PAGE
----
Los Angeles area public health officials have reported that more than 1,000 homeless people died in the county last year, double the number of deaths from six years ago.

The LA county public health department reported this week that 1,047 homeless people died last year, a number that has steadily increased every year since 2013, when 536 people died. The leading causes of death were coronary heart disease, which accounted for 22% of deaths, followed by alcohol and drug overdose at 21%, transportation-related injuries at 9%, homicides at 6% and suicides at 5%.

That is only 63% of the total. How many of these homeless people have died of infectious diseases, such as typhoid fever? Typhoid, a potentially fatal bacterial disease transmitted through contact with contaminated fecal matter, was reported in the area last year.

Whatever those numbers are for 2019, the reports are likely to increase in 2020. New, robustly drug-resistant variants of typhoid are now spreading across international borders.

Cases have been reported in Pakistan, India, Bangladesh, the Philippines, Iraq, Guatemala, UK, US, and Germany, as well as more recently in Australia and Canada. In recent years, drug resistant and travel-associated typhoid variants have also been spreading through the African continent. Under-reporting and international surveillance gaps mean that drug-resistant typhoid is probably even more extensive than we think.

Causing fever, headache, abdominal pain and constipation or diarrhoea, typhoid is a bacterial disease. Salmonella enterica serovar Typhi—the organism behind typhoid—kills up to one in five patients if left untreated. S. Typhi spreads from person to person in water and food, which have been contaminated by faeces. As a consequence, typhoid is often associated with inadequate sanitation and water systems, as well as with poor hygiene practices.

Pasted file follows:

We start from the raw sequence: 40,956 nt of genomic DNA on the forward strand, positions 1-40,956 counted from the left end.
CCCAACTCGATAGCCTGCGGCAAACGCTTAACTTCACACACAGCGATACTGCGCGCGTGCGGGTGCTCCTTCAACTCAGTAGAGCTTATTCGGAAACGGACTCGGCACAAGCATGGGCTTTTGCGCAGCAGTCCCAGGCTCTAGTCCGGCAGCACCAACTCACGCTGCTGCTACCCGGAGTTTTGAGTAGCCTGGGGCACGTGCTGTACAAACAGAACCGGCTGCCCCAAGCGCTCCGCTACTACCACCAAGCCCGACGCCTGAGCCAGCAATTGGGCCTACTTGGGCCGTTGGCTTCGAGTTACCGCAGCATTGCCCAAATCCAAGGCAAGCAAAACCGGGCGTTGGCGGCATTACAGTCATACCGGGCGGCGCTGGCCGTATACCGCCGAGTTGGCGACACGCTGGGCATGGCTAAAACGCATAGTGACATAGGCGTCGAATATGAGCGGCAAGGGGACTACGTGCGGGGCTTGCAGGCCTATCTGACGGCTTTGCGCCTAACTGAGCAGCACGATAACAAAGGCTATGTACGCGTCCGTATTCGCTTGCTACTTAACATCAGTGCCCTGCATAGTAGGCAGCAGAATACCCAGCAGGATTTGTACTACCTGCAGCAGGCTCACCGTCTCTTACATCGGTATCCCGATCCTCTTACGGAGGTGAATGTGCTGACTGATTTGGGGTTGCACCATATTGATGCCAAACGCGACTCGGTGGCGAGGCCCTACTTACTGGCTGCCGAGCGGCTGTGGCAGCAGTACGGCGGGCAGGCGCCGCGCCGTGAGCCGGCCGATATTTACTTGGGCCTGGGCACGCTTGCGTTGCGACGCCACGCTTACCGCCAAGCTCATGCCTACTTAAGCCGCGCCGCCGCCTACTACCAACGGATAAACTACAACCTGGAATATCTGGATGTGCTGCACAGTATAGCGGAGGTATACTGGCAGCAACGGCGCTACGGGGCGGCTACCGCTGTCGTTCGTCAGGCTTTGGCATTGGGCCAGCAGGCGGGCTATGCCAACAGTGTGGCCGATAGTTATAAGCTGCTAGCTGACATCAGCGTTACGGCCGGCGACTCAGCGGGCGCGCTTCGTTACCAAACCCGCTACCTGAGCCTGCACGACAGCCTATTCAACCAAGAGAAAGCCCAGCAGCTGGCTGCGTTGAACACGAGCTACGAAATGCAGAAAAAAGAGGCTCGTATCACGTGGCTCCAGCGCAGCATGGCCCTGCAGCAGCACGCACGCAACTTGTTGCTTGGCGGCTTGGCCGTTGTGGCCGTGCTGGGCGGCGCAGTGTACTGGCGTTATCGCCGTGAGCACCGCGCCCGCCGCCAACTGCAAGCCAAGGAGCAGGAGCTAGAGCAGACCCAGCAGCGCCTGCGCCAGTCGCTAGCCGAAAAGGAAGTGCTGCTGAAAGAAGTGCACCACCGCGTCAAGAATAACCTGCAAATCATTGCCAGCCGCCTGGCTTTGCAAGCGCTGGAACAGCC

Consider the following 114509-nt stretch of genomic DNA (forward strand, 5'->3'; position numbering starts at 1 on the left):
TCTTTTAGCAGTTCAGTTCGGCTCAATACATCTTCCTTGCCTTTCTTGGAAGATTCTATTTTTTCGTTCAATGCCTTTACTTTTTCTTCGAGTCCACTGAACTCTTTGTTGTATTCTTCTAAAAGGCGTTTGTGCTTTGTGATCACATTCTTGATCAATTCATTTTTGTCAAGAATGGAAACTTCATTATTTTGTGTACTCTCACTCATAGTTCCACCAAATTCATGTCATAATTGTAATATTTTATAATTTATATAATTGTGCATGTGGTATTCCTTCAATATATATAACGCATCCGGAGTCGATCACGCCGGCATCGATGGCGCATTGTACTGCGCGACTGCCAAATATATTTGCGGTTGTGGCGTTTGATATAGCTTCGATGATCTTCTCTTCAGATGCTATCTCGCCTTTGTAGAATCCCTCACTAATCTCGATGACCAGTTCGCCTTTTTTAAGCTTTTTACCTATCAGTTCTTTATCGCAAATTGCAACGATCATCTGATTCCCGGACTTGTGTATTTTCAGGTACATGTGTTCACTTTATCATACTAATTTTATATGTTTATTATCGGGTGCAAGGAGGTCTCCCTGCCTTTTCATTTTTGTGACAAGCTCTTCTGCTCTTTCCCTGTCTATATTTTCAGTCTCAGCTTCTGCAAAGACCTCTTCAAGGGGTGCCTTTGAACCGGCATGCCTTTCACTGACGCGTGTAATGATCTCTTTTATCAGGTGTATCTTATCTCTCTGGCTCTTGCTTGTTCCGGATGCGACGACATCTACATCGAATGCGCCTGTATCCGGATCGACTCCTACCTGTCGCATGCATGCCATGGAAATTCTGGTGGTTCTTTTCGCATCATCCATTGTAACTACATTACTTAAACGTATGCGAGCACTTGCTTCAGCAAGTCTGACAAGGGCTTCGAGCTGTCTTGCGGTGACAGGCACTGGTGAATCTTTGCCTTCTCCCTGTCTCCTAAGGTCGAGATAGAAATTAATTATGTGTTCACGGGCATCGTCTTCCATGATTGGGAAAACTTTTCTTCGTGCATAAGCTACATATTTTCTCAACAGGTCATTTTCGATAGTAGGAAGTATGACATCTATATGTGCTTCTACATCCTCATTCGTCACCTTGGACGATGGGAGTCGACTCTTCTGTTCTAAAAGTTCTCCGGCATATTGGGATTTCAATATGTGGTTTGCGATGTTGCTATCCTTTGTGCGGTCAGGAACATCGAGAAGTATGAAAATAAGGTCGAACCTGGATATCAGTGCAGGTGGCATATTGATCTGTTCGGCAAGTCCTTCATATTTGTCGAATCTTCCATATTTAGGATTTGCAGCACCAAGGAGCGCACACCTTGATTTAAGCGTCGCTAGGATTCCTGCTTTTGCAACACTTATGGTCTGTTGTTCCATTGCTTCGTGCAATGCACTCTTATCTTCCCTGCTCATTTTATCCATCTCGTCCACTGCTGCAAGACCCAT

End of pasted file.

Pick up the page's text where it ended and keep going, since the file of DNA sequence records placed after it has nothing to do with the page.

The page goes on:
The rapid rise of increasingly difficult to treat typhoid is a very worrying prospect. During an age of unparalleled international trade and travel, it is inevitable that any regional rise of antibiotic resistance will have global knock-on effects.

A contributing factor to this development is the reliance on antibiotics in third world countries instead of enhanced sanitation that is found in more developed nations (except, it seems, parts of California).

Dr Claas Kirchhelle, of the Wellcome Unit for History of Medicine at the University of Oxford, said: “Popular notions of typhoid as a disease of the past are a myth.

“For poorer countries, the spectre of typhoid has never gone away.

“Over the last decades, international neglect, lacking sanitary infrastructures and vaccine programmes, and compensatory reliance on antibiotics have resulted in a situation where typhoid is increasingly difficult to treat.

“The current resurgence of XDR typhoid bears the biosocial footprint of more than half a century of antibiotic-intensive international neglect.”

For example, the Ireland Health Protection Surveillance Centre (HPSC) is reporting a significant increase in typhoid fever cases this year.

Historically, about nine cases of typhoid are reported annually in Ireland with India being the most common country where travelers contracted the disease.

In 2019 to date, there have been 23 typhoid notifications, twelve of which reported recent travel to Pakistan. Seven of these Pakistan-associated cases were less than 15 years of age.

Three of those cases are the drug-resistant variety.


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